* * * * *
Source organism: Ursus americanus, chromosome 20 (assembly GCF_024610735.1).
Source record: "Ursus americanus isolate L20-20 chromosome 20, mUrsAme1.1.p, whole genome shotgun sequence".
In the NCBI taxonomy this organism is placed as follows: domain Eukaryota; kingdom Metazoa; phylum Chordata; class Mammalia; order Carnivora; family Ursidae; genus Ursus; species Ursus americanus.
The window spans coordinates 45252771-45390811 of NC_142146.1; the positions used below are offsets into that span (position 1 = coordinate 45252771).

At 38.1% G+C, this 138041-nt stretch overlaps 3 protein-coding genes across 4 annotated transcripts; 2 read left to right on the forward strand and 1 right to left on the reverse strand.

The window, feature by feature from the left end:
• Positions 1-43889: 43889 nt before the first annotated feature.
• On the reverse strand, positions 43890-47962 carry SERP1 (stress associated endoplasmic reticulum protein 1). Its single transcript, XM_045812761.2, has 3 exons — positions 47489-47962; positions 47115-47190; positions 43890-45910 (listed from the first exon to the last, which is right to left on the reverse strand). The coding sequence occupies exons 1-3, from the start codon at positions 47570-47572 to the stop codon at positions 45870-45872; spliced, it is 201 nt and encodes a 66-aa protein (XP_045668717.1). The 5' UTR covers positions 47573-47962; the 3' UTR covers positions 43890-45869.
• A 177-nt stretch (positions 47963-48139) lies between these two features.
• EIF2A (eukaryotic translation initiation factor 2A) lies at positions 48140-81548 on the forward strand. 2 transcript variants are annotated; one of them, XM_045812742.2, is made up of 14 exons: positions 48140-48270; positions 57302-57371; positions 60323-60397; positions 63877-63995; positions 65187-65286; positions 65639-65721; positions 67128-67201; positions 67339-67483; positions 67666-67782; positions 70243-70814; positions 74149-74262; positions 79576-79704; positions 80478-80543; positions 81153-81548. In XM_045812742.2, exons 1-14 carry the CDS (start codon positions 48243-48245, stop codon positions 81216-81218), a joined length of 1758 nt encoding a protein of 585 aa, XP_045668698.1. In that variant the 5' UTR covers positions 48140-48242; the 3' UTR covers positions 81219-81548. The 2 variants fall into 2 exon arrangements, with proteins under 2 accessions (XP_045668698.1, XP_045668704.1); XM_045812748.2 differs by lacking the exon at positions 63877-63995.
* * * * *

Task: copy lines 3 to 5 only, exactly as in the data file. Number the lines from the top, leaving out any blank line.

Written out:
In the NCBI taxonomy this organism is placed as follows: domain Eukaryota; kingdom Metazoa; phylum Chordata; class Mammalia; order Carnivora; family Ursidae; genus Ursus; species Ursus americanus.
The window spans coordinates 45252771-45390811 of NC_142146.1; the positions used below are offsets into that span (position 1 = coordinate 45252771).

At 38.1% G+C, this 138041-nt stretch overlaps 3 protein-coding genes across 4 annotated transcripts; 2 read left to right on the forward strand and 1 right to left on the reverse strand.